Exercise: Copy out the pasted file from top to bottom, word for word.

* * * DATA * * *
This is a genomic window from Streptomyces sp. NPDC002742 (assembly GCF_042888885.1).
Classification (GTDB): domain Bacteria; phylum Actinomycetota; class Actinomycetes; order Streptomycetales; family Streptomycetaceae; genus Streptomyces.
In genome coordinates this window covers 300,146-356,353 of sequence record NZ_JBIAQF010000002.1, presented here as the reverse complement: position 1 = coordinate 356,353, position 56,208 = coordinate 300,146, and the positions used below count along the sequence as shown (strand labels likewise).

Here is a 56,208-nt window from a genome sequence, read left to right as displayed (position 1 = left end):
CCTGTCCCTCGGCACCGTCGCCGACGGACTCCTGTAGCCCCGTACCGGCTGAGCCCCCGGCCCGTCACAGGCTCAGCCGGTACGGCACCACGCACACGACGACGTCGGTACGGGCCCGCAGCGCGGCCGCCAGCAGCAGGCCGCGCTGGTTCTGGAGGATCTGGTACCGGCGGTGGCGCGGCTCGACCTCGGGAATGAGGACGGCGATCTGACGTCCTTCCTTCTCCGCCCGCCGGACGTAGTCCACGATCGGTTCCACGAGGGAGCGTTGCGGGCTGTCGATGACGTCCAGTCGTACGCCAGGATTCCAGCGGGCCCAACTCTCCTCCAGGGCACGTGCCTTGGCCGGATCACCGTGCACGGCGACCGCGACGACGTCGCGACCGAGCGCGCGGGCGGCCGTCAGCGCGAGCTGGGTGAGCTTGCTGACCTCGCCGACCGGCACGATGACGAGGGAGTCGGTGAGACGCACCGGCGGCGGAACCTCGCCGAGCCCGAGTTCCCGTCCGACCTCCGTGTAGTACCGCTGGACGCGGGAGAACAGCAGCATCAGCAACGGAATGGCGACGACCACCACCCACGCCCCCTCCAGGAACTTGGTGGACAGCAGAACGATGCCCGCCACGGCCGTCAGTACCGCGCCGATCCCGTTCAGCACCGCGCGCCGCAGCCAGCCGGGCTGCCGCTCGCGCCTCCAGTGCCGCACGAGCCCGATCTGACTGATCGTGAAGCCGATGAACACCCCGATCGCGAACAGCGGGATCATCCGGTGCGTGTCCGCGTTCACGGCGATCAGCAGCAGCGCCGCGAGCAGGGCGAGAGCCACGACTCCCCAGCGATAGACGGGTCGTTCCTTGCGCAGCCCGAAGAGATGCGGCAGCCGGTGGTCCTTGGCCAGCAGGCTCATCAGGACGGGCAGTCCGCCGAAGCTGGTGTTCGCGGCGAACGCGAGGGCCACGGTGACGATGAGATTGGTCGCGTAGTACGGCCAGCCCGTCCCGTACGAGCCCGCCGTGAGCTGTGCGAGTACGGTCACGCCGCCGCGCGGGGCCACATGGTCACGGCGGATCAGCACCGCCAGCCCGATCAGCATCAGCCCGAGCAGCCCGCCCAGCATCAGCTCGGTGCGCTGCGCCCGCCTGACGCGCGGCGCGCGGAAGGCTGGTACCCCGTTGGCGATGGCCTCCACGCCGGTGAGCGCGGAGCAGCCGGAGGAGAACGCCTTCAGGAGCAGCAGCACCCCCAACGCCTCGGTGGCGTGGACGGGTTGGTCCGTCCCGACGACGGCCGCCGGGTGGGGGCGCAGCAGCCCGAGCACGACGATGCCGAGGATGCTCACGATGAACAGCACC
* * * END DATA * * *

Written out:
This is a genomic window from Streptomyces sp. NPDC002742 (assembly GCF_042888885.1).
Classification (GTDB): domain Bacteria; phylum Actinomycetota; class Actinomycetes; order Streptomycetales; family Streptomycetaceae; genus Streptomyces.
In genome coordinates this window covers 300,146-356,353 of sequence record NZ_JBIAQF010000002.1, presented here as the reverse complement: position 1 = coordinate 356,353, position 56,208 = coordinate 300,146, and the positions used below count along the sequence as shown (strand labels likewise).

Here is a 56,208-nt window from a genome sequence, read left to right as displayed (position 1 = left end):
CCTGTCCCTCGGCACCGTCGCCGACGGACTCCTGTAGCCCCGTACCGGCTGAGCCCCCGGCCCGTCACAGGCTCAGCCGGTACGGCACCACGCACACGACGACGTCGGTACGGGCCCGCAGCGCGGCCGCCAGCAGCAGGCCGCGCTGGTTCTGGAGGATCTGGTACCGGCGGTGGCGCGGCTCGACCTCGGGAATGAGGACGGCGATCTGACGTCCTTCCTTCTCCGCCCGCCGGACGTAGTCCACGATCGGTTCCACGAGGGAGCGTTGCGGGCTGTCGATGACGTCCAGTCGTACGCCAGGATTCCAGCGGGCCCAACTCTCCTCCAGGGCACGTGCCTTGGCCGGATCACCGTGCACGGCGACCGCGACGACGTCGCGACCGAGCGCGCGGGCGGCCGTCAGCGCGAGCTGGGTGAGCTTGCTGACCTCGCCGACCGGCACGATGACGAGGGAGTCGGTGAGACGCACCGGCGGCGGAACCTCGCCGAGCCCGAGTTCCCGTCCGACCTCCGTGTAGTACCGCTGGACGCGGGAGAACAGCAGCATCAGCAACGGAATGGCGACGACCACCACCCACGCCCCCTCCAGGAACTTGGTGGACAGCAGAACGATGCCCGCCACGGCCGTCAGTACCGCGCCGATCCCGTTCAGCACCGCGCGCCGCAGCCAGCCGGGCTGCCGCTCGCGCCTCCAGTGCCGCACGAGCCCGATCTGACTGATCGTGAAGCCGATGAACACCCCGATCGCGAACAGCGGGATCATCCGGTGCGTGTCCGCGTTCACGGCGATCAGCAGCAGCGCCGCGAGCAGGGCGAGAGCCACGACTCCCCAGCGATAGACGGGTCGTTCCTTGCGCAGCCCGAAGAGATGCGGCAGCCGGTGGTCCTTGGCCAGCAGGCTCATCAGGACGGGCAGTCCGCCGAAGCTGGTGTTCGCGGCGAACGCGAGGGCCACGGTGACGATGAGATTGGTCGCGTAGTACGGCCAGCCCGTCCCGTACGAGCCCGCCGTGAGCTGTGCGAGTACGGTCACGCCGCCGCGCGGGGCCACATGGTCACGGCGGATCAGCACCGCCAGCCCGATCAGCATCAGCCCGAGCAGCCCGCCCAGCATCAGCTCGGTGCGCTGCGCCCGCCTGACGCGCGGCGCGCGGAAGGCTGGTACCCCGTTGGCGATGGCCTCCACGCCGGTGAGCGCGGAGCAGCCGGAGGAGAACGCCTTCAGGAGCAGCAGCACCCCCAACGCCTCGGTGGCGTGGACGGGTTGGTCCGTCCCGACGACGGCCGCCGGGTGGGGGCGCAGCAGCCCGAGCACGACGATGCCGAGGATGCTCACGATGAACAGCACC